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Foreign Estate Fee On Maryland Property


If you are a non-Maryland resident who owns real property in Maryland, your Estate may be subject to a 1% Foreign Estate Fee that came into effect in 2022. If you own real property in Maryland in your name alone (not in Trust or other entity) and you are not a Maryland resident, at the time of your passing, your Personal Representative must make certain filings in Maryland as a “foreign personal representative” to have the authority to sell or distribute the Maryland property. The Foreign Personal Representative/Executor must report the asset, publish notice in the local paper, pay any inheritance tax owed if the property passes to a non-lineal heir or other non-exempt person, and must also now pay a fee of 1% of the gross value of the total real property in Maryland to the Maryland Register of Wills. This may amount to a significant and unexpected expense that could have been avoided through estate planning mechanisms during your lifetime.

For example, if Miriam owns property in Maryland in her name alone and dies as a Florida resident, her Personal Representative appointed in Florida must file a Foreign Estate proceeding in Maryland to have the authority to sign a Maryland deed to sell or transfer the real property to Miriam’s heirs. If Miriam’s Maryland real property is valued at $500,000 on the date of her passing with a $300,000 mortgage balance, the foreign personal representative must pay a fee of $5,000 to the Register of Wills in Maryland to open a Maryland Foreign Estate, in addition to the cost of publication of notice in the local paper and any inheritance tax owed. Without paying the 1% fee, the property cannot be transferred or sold. If Miriam owned more than one piece of real property in Maryland, in multiple counties, her personal representative must pay for publication of notice in each county, and her Estate would be subject to pay a 1% fee on the total value of all Maryland real property.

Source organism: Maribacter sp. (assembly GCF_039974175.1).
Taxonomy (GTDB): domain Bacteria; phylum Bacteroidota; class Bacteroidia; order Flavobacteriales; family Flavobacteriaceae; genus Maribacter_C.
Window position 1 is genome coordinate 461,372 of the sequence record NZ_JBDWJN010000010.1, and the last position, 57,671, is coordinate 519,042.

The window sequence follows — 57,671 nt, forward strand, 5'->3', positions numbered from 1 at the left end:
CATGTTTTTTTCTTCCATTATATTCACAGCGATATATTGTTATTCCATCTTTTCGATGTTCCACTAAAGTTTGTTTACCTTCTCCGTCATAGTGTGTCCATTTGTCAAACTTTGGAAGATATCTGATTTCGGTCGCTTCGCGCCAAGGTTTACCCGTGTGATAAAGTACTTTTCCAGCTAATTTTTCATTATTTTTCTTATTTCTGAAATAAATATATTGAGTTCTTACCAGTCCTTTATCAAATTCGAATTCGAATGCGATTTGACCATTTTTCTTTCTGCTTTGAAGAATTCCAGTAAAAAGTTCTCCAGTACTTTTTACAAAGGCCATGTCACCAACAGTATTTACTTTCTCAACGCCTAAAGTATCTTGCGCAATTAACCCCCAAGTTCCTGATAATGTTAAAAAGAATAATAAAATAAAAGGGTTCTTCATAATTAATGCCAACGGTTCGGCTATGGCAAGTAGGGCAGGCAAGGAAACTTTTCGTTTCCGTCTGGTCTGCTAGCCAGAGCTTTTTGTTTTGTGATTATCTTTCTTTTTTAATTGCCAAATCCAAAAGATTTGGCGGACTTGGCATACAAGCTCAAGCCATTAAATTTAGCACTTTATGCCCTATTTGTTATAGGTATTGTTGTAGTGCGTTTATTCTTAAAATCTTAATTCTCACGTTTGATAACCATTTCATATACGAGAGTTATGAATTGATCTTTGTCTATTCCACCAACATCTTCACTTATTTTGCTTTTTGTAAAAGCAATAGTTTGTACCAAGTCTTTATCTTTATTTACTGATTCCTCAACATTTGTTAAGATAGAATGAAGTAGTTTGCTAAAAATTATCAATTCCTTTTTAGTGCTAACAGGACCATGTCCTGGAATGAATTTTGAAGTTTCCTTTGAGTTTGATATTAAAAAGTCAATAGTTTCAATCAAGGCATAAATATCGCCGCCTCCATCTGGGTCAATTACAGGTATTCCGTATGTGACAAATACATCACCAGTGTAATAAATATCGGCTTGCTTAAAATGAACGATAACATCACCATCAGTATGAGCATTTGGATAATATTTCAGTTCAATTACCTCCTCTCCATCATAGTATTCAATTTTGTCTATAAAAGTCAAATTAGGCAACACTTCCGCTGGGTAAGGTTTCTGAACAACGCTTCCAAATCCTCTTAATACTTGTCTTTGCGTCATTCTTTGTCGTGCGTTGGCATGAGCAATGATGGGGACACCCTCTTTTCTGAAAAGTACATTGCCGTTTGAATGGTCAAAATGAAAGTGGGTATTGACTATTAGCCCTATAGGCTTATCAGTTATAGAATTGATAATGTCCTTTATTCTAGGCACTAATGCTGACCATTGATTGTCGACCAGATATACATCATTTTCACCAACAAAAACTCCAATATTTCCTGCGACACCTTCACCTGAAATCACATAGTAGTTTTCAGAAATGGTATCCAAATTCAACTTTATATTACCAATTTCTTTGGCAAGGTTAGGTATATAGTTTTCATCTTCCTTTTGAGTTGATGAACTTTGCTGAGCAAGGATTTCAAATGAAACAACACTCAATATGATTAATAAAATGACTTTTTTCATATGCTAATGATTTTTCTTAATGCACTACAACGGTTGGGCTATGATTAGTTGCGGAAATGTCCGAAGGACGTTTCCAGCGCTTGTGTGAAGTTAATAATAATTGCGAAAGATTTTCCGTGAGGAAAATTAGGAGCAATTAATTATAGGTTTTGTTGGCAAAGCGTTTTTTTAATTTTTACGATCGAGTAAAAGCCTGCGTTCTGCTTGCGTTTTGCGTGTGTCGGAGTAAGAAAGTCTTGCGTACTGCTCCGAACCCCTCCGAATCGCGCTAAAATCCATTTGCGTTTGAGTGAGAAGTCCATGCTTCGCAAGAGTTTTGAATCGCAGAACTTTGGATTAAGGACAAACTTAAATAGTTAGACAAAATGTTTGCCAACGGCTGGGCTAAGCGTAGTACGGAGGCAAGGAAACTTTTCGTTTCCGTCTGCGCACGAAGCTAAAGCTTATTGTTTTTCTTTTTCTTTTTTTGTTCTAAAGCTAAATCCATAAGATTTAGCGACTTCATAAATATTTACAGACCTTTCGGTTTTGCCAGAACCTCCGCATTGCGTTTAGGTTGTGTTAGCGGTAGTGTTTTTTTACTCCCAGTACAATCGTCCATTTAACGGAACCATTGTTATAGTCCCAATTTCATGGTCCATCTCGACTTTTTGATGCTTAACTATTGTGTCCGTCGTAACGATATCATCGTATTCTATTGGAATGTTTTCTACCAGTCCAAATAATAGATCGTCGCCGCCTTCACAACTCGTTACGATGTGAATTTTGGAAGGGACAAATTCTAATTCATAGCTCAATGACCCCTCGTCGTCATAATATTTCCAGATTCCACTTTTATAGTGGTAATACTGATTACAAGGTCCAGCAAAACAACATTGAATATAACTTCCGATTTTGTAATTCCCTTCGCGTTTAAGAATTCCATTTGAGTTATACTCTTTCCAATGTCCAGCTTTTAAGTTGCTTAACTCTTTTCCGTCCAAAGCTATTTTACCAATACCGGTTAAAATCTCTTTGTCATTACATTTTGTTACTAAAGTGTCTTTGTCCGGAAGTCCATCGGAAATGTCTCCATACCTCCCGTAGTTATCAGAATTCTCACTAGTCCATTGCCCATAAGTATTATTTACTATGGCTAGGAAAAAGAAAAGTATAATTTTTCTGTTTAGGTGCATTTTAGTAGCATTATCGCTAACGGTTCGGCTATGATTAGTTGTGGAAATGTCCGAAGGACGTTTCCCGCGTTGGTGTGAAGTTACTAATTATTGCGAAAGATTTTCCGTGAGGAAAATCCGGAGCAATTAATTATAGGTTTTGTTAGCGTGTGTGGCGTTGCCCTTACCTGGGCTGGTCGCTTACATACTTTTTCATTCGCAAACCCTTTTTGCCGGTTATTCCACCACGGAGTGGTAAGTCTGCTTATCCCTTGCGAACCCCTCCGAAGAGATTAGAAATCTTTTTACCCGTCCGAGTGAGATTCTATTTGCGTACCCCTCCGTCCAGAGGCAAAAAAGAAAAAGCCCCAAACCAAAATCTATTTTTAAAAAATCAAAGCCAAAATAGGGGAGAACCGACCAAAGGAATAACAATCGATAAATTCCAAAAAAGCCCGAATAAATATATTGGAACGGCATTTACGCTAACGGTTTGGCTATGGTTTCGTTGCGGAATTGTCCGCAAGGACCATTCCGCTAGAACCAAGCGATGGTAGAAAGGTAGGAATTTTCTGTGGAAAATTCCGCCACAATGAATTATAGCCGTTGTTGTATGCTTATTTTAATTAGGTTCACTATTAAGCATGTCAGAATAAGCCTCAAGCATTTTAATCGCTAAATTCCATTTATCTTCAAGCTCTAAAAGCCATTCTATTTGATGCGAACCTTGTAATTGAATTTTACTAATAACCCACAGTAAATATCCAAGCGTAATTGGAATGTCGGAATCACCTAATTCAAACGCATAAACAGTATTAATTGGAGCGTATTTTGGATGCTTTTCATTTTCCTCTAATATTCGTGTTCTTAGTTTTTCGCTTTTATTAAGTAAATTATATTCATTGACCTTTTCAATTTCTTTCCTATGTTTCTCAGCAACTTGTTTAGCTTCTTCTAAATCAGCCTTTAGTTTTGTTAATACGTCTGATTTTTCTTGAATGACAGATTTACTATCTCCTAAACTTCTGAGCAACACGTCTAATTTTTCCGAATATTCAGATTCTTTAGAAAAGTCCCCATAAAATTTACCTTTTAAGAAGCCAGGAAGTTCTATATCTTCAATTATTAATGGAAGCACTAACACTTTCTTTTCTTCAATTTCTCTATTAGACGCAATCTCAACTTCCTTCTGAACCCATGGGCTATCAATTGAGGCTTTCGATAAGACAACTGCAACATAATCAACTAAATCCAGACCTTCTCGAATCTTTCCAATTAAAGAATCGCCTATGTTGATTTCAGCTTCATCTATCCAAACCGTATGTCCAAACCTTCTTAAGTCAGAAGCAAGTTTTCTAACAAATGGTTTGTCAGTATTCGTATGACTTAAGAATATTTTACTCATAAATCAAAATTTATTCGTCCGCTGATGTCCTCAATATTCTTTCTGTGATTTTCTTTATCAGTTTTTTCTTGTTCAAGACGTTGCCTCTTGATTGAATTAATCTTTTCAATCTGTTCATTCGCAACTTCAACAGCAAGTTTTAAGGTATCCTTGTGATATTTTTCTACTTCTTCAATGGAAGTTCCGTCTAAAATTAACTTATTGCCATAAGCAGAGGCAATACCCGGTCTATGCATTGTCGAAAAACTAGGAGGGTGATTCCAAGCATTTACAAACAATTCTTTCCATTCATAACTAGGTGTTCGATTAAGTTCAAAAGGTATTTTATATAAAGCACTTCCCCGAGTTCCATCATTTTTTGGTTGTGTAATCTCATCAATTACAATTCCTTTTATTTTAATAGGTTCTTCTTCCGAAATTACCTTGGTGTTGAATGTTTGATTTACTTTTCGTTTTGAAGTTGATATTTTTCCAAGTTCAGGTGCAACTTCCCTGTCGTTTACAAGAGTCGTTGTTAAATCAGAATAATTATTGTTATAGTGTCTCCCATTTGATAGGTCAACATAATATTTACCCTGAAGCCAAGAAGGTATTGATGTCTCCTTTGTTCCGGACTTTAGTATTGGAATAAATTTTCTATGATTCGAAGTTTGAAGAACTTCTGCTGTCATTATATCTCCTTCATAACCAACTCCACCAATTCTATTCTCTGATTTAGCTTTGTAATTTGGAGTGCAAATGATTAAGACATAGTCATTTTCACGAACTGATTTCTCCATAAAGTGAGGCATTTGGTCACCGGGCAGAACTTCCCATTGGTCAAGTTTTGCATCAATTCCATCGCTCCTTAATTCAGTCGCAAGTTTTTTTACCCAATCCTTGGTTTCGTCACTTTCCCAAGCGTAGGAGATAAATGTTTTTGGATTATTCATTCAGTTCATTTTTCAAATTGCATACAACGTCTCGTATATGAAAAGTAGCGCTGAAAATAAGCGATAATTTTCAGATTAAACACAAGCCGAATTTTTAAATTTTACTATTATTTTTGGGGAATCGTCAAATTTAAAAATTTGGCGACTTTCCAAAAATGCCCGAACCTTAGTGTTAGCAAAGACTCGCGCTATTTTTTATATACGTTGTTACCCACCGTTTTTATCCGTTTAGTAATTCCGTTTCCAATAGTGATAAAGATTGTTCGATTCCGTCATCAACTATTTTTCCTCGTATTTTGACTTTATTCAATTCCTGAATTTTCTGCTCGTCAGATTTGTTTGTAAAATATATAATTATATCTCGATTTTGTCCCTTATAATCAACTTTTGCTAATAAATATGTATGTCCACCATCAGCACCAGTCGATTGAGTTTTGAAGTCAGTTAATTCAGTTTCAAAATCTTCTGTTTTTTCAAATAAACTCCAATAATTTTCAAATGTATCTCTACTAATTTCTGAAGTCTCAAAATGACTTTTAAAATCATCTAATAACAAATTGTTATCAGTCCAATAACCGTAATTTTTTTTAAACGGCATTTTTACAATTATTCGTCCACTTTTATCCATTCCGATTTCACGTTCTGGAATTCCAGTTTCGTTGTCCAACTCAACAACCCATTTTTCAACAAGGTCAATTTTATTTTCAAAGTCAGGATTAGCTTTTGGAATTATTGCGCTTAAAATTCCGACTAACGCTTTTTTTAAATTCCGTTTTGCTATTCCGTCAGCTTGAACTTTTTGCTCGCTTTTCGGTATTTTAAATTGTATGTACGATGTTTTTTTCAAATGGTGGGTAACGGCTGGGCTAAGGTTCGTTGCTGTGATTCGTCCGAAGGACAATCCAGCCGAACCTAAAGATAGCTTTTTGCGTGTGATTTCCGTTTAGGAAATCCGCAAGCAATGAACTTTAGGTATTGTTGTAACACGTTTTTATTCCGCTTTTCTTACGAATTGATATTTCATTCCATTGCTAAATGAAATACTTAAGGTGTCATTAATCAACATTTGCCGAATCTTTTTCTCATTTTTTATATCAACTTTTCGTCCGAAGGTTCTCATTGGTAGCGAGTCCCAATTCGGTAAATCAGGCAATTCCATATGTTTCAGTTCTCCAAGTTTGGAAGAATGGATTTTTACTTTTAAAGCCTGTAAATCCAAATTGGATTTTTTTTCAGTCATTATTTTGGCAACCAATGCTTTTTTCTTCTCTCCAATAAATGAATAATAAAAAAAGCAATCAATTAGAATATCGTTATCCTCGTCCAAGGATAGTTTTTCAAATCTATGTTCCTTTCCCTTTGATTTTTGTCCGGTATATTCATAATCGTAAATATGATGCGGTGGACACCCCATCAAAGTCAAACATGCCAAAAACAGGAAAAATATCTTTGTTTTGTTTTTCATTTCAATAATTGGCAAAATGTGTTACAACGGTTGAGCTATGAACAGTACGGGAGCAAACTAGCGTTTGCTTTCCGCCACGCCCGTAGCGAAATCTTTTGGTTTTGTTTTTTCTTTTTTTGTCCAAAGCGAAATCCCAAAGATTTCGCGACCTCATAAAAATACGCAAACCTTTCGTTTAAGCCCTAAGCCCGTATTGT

There are multiple ways to avoid the foreign personal representative requirements and paying this 1% Foreign Estate Fee at death for non-Maryland residents, if estate planning mechanisms are utilized during your lifetime. Solutions may include (1) transferring Maryland real property into a Revocable Trust; (2) creating an LLC to hold the real property; or (3) executing a Life Estate deed. Please note, however, that this would avoid the 1% Foreign Estate Fee and publication of notice, but inheritance tax must still be paid for distributions of assets to non-lineal heirs or other non-exempt individuals.

For more information about how best to avoid the 1% Foreign Estate Fee for your Maryland real property if you are presently a non-Maryland resident or contemplating moving outside of Maryland, please contact Bagley & Rhody.

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